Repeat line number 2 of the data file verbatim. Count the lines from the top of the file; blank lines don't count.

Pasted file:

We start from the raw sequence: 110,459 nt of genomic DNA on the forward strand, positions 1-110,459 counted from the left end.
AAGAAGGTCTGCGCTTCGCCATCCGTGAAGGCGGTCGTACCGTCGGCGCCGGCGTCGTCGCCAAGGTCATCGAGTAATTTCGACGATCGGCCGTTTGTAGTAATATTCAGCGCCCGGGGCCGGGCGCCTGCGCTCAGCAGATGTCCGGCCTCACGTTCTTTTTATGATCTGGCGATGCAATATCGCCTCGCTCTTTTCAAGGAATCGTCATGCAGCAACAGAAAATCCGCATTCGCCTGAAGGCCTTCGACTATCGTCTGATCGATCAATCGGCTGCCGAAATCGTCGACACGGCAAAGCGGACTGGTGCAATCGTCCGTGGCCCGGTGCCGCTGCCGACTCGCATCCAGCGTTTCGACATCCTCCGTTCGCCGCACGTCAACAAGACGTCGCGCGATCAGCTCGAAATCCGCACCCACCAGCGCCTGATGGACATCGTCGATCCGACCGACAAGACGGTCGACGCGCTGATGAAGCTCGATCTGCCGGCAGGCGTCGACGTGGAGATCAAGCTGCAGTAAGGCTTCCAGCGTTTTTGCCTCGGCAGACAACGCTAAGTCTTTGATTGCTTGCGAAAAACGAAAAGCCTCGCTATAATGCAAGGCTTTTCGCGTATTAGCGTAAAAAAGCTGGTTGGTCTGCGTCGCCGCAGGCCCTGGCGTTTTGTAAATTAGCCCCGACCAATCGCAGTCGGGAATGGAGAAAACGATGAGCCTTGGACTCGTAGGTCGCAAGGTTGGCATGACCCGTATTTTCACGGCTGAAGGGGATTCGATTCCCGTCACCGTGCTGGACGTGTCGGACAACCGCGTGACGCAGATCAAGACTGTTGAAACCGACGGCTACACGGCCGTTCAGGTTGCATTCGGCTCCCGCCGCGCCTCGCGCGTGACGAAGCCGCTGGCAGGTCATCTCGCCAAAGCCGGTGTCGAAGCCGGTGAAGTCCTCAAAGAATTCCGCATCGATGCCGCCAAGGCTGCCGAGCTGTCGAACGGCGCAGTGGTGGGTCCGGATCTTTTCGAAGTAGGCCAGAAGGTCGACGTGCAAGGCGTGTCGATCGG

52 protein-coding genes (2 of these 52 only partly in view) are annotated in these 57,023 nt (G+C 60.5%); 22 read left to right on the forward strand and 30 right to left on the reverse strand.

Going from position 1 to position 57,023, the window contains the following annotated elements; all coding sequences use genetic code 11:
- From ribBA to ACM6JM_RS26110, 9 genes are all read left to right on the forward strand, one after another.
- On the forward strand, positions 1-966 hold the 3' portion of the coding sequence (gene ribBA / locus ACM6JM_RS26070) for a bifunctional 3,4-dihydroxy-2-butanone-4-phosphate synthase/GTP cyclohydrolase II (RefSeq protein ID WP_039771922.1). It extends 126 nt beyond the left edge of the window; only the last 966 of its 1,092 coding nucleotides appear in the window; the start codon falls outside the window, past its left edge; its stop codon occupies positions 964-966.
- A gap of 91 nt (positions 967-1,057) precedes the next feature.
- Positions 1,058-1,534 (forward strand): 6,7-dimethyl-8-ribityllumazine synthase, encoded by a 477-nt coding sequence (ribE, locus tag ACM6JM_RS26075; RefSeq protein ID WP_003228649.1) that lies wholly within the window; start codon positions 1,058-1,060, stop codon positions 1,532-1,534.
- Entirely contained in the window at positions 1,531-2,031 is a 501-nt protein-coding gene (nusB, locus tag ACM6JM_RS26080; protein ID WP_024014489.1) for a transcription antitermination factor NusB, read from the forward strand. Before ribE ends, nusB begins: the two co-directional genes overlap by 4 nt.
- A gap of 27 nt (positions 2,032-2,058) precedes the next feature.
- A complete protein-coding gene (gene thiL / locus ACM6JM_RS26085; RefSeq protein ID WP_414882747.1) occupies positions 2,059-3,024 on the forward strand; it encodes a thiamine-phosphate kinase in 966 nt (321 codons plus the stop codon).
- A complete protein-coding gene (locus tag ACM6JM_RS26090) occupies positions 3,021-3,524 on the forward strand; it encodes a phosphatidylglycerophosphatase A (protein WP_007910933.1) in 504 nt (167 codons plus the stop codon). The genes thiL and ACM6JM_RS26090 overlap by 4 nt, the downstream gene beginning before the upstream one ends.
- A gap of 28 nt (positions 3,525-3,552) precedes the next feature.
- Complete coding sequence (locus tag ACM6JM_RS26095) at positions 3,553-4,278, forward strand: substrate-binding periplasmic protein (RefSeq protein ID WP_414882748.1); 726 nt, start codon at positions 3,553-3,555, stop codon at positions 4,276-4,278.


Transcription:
AAGAAGGTCTGCGCTTCGCCATCCGTGAAGGCGGTCGTACCGTCGGCGCCGGCGTCGTCGCCAAGGTCATCGAGTAATTTCGACGATCGGCCGTTTGTAGTAATATTCAGCGCCCGGGGCCGGGCGCCTGCGCTCAGCAGATGTCCGGCCTCACGTTCTTTTTATGATCTGGCGATGCAATATCGCCTCGCTCTTTTCAAGGAATCGTCATGCAGCAACAGAAAATCCGCATTCGCCTGAAGGCCTTCGACTATCGTCTGATCGATCAATCGGCTGCCGAAATCGTCGACACGGCAAAGCGGACTGGTGCAATCGTCCGTGGCCCGGTGCCGCTGCCGACTCGCATCCAGCGTTTCGACATCCTCCGTTCGCCGCACGTCAACAAGACGTCGCGCGATCAGCTCGAAATCCGCACCCACCAGCGCCTGATGGACATCGTCGATCCGACCGACAAGACGGTCGACGCGCTGATGAAGCTCGATCTGCCGGCAGGCGTCGACGTGGAGATCAAGCTGCAGTAAGGCTTCCAGCGTTTTTGCCTCGGCAGACAACGCTAAGTCTTTGATTGCTTGCGAAAAACGAAAAGCCTCGCTATAATGCAAGGCTTTTCGCGTATTAGCGTAAAAAAGCTGGTTGGTCTGCGTCGCCGCAGGCCCTGGCGTTTTGTAAATTAGCCCCGACCAATCGCAGTCGGGAATGGAGAAAACGATGAGCCTTGGACTCGTAGGTCGCAAGGTTGGCATGACCCGTATTTTCACGGCTGAAGGGGATTCGATTCCCGTCACCGTGCTGGACGTGTCGGACAACCGCGTGACGCAGATCAAGACTGTTGAAACCGACGGCTACACGGCCGTTCAGGTTGCATTCGGCTCCCGCCGCGCCTCGCGCGTGACGAAGCCGCTGGCAGGTCATCTCGCCAAAGCCGGTGTCGAAGCCGGTGAAGTCCTCAAAGAATTCCGCATCGATGCCGCCAAGGCTGCCGAGCTGTCGAACGGCGCAGTGGTGGGTCCGGATCTTTTCGAAGTAGGCCAGAAGGTCGACGTGCAAGGCGTGTCGATCGG